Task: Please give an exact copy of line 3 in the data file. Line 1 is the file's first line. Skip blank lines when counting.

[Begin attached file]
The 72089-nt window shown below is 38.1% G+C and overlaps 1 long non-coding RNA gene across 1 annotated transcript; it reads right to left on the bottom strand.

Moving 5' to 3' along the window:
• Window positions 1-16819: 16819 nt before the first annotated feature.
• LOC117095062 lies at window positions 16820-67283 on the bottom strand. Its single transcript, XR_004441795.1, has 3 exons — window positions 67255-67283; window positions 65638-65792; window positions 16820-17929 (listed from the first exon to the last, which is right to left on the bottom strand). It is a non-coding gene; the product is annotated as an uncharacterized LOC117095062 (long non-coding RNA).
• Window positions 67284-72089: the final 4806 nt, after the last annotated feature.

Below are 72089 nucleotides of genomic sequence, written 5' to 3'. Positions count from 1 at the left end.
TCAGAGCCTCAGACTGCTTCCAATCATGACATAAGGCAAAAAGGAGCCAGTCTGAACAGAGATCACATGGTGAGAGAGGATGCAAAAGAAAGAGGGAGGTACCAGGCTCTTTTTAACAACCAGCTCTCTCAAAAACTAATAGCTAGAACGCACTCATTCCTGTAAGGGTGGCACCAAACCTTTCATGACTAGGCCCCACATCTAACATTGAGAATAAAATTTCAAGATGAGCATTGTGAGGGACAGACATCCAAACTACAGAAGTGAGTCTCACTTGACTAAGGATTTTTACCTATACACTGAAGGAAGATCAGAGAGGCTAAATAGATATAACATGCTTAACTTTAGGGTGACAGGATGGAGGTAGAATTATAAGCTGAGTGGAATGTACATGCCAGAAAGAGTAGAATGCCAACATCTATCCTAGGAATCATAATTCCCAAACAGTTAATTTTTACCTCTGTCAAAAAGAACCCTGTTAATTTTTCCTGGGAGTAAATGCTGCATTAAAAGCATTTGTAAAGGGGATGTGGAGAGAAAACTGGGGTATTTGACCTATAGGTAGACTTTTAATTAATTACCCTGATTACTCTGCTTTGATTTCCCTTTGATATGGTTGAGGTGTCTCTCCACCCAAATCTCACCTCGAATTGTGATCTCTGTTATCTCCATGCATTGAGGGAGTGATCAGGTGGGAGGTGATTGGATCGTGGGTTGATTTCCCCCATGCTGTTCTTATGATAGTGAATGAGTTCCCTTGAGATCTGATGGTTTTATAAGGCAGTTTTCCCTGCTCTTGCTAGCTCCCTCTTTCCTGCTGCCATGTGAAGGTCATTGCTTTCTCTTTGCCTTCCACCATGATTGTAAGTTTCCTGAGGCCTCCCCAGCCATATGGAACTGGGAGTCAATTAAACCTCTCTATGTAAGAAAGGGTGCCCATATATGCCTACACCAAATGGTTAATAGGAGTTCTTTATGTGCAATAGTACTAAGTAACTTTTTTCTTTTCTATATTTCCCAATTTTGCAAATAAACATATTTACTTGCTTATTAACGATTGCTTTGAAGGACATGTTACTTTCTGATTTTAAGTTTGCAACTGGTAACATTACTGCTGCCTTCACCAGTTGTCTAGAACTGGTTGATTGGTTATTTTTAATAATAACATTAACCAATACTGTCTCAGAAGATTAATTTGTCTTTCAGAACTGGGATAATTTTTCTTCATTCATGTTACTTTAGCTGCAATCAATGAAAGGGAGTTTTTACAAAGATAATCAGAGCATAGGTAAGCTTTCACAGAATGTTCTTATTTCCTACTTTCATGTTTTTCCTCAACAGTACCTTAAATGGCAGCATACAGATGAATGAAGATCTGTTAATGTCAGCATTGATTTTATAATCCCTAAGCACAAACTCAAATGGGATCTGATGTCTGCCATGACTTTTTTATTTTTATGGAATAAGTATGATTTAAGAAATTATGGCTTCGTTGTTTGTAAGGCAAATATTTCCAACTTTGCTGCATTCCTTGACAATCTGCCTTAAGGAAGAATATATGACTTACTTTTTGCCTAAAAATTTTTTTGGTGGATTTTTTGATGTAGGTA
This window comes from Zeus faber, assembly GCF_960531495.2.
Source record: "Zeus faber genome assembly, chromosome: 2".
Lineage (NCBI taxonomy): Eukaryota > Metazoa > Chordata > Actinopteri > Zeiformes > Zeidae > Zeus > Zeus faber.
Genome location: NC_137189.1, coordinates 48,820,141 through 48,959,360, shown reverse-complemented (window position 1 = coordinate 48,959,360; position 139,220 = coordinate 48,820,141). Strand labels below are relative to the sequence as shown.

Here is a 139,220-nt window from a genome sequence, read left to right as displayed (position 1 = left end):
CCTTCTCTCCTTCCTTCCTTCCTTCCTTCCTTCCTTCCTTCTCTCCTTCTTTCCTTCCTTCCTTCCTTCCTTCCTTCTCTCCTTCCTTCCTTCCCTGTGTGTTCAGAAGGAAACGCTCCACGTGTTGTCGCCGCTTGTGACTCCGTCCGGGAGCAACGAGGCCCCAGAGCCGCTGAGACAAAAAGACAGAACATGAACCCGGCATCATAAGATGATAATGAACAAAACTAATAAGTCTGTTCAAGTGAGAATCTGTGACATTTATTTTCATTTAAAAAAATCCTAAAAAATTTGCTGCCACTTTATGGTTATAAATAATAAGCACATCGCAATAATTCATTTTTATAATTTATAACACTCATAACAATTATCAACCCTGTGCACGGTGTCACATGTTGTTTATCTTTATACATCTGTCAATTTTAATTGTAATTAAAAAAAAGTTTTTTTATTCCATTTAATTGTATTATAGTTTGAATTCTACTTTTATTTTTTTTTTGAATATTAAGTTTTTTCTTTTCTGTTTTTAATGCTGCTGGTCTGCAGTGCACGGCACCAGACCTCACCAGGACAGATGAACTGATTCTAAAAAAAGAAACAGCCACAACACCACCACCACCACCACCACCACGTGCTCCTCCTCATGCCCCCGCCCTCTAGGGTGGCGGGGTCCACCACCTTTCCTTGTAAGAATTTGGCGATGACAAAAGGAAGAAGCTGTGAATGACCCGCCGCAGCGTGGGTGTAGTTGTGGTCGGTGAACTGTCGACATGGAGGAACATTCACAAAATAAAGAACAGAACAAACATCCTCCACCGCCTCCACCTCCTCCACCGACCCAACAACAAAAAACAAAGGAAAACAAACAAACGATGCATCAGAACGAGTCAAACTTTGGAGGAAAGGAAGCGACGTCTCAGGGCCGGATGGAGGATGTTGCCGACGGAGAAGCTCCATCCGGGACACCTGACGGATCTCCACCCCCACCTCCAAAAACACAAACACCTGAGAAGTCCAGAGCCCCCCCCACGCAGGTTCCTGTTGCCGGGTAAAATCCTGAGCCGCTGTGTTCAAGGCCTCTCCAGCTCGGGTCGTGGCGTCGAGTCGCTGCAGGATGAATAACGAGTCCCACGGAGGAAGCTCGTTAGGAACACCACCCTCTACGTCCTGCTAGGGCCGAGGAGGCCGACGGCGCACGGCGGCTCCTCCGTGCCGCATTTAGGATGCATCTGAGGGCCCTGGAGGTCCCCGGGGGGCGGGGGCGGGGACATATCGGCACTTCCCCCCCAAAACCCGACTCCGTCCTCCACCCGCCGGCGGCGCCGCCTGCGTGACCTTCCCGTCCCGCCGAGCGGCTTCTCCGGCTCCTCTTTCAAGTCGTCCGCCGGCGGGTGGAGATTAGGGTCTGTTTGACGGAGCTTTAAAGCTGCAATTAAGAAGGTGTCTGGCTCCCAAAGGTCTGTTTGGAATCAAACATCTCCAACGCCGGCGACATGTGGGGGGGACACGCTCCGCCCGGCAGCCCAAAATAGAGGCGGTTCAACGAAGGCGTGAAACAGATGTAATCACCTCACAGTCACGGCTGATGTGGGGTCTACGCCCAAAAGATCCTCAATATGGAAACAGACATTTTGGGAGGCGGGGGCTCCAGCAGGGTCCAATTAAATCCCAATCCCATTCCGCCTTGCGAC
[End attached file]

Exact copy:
• Window positions 1-16819: 16819 nt before the first annotated feature.